Deepening your practice is not limited to just these methods, of course, and I encourage you to chart your pathways as you see most fit and effective for you.  The other Mighty teachers and I are here to support.  And I’m honored to be a part of a couple of upcoming workshops that encourage you to deepen your practice your way, from an invigorating Grace & Strength workshop  with Liz on Oct. 19th to the six-week wellness program (i.e. challenge) with Gina called Living Yoga, starting Oct. 20th.  Plus we’ve also got Huck’s Power, Breathe and Flow on Oct. 5th and Liz’ 3-class Intermediate Yoga Series starting Oct. 26th.  All of these special offerings kick off this month (what a month, right?!), and we hope you’ll explore some of them to get to know yourself all the more.   Happy self-study time!

Wednesday, September 25, 2013

Introducing our newest Mighty Teacher! Meet Kat Loeck

We’re super excited to be introducing our newest teacher who’s already been sharing her love for yoga with us during our Saturday Community class at 6pm. Kat hails from Nebraska, then took a detour in Boston before she could call Ithaca her home. We couldn’t be more grateful for the sweet and powerful flair that she brings to her classes! Meet her in class on Saturdays at 6pm. Here’s a little from Kat:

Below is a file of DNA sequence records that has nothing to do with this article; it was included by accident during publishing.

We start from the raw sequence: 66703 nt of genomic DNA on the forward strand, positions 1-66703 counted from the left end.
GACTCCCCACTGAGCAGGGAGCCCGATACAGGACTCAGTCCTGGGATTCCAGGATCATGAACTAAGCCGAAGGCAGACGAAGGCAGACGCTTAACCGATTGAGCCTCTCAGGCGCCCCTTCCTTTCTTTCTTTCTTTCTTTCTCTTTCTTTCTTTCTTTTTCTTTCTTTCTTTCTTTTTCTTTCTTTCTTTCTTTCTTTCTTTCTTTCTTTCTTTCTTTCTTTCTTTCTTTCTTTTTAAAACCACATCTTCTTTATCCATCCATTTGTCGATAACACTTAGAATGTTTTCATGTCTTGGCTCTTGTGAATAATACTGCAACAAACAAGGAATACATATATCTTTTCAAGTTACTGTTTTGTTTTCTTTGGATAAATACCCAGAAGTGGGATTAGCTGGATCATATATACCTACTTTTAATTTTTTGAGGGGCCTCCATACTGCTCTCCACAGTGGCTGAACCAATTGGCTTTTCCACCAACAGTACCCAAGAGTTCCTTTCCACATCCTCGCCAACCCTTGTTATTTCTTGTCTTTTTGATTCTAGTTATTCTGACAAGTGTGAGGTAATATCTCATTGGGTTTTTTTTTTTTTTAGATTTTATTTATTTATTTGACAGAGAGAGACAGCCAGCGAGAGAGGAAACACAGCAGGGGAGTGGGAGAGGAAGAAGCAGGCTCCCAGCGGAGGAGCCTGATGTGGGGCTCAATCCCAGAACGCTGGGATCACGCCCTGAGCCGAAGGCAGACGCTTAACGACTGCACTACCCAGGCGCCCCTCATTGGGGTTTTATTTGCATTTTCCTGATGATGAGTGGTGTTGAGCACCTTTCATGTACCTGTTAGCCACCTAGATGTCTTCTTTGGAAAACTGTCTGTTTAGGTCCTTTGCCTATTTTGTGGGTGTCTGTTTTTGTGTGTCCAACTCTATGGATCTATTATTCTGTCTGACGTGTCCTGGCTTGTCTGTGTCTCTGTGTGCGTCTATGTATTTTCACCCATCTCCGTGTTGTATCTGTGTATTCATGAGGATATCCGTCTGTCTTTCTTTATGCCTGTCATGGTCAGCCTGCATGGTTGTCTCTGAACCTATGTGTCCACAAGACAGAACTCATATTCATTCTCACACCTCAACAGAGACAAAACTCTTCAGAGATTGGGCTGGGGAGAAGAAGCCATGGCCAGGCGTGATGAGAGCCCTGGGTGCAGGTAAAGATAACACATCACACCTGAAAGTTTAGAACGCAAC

How did you come to yoga?
I suppose that yoga found me in Kansas. About five years ago, I walked into a yoga studio completely by accident. (I don’t remember what I was looking for at the time, but it definitely was not yoga). The woman at the desk invited me to stay for the class that was about to start. 

What do you like about Power Yoga? 
It teaches me to tend the sacred fire.

How has your yoga changed since the first time you practiced?
Oh, wow. I started off practicing a very different style of yoga. When I started to understand the energetics of yoga and the subtle body, I discovered that vinyasa flow was a much better fit for my constitution. More than anything, I’ve learned how to breathe.

Why did you decide to teach yoga?
Through my travels and cycles, I’ve been blessed to know amazing teachers who have inspired me to be a stronger woman. I hope to pass this gift forward. 

Any tips for someone new to yoga? 
Keep a yoga mat open on the floor next to your bed. First thing in the morning, roll onto that mat and take
a few quiet minutes to start your day with fluid/creative movement.

What is your favorite pose or poses? Why?